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Thursday, April 3, 2014

life with autism

you're going to see a lot of talk about autism around here this month. one of the big parts of autism awareness month is to increase awareness so i'm using this little space to do that.
i don't really know why, but i don't talk about my job a lot. maybe it's because my job is hard to explain and even harder to understand. i'm a child development specialist in early intervention. that means i work with kids from birth-age 3 with developmental delays and disabilities. autism is one of those. 

another day i will talk about autism and the classic characteristics and the fact that it's a spectrum disorder meaning there's a huge range. today i want to give a little glimpse into life with autism.

autism doesn't sleep (often literally. children with autism often have disordered sleep=frequent and lengthy night wakings)
autism is frustrating (kids and parents are both frustrated with lack of communication)
autism is literal and logical
autism is avoidance (of people, of food, of places, etc.)
autism is progress
autism is hope
autism is patience
autism is love

people often tell me my job must be challenging but very rewarding. autism is challenging but so very rewarding. my heart breaks and melts all at the same time. i love my job! i love the children with autism i get to work with. i love their families. they are such a shining example of strength. so for these and so many reasons, i am wearing blue all month, hosting a blue nail polish swap (sign up on instagram), and lighting it up blue.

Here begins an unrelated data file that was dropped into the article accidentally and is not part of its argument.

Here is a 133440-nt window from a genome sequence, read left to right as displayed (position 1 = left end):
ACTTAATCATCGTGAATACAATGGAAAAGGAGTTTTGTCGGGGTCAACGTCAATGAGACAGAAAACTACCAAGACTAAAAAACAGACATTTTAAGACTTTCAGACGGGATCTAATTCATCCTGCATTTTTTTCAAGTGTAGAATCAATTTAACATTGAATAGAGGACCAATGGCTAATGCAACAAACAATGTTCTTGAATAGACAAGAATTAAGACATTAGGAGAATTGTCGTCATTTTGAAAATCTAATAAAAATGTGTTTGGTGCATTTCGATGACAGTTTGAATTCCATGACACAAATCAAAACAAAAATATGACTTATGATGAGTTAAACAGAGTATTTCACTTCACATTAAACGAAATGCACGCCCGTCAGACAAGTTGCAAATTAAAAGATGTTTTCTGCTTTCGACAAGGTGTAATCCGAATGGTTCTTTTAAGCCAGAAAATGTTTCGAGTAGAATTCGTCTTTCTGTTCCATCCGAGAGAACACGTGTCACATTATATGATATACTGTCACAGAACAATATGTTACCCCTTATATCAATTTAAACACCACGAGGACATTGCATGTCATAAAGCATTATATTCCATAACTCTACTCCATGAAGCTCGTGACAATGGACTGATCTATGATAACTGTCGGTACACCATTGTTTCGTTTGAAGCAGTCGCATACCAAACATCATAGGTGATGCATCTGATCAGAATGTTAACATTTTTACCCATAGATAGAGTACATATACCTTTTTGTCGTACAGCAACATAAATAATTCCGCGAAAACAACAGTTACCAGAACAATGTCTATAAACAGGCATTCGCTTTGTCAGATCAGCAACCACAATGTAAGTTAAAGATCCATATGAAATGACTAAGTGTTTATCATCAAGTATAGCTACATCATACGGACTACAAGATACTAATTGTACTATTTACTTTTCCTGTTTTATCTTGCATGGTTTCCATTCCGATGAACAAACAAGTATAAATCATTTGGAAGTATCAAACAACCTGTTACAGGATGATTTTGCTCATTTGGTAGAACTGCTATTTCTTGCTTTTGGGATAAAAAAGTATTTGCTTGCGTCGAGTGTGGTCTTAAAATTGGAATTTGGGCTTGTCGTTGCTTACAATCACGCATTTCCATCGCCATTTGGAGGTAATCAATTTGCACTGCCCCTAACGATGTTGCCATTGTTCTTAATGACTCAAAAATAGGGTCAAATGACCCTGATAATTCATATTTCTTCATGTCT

if you have any questions about autism, feel free to ask.



  1. I think it is awesome that you are so supportive of the cause!! I'll admit that I didn't know much about Autism and Asberger's until I watched Parenthood :P

    1. Amberly, same with me. I didn't know a lot about it until Parenthood, which came out about the same time I started taking my teacher training classes at BYU, which talked a lot about different disorders.
      My mom actually worked at a preschool where half the kids were above-level socially, academically, etc and where "mentors" to the other half who all had certain kinds of challenges, disabilities, or delays.

  2. Oh wow. I had no idea that's what you did for a living. It definitely sounds like a challenging/rewarding type job. Keep it up! Would love to hear more about it. :)

  3. I just had a thought. Are a lot of your readers moms? Maybe they would be interested in you highlighting different developmental milestones every so often with ideas on how to facilitate that skill. As an ex child development specialist (can I still claim that title? All of the info is still in my brain somewhere!) I'm guessing lots of moms would be interested in learning from your amazing knowledge and experience.

  4. I love this. I have several of my students on the spectrum and it is challenging and rewarding to work with them. Right now I have a student we're pretty sure has autism but hasn't been tested or referred so we're working on getting him the support that he needs and it's cool to see how it's helping him already. Go Autism Awareness!


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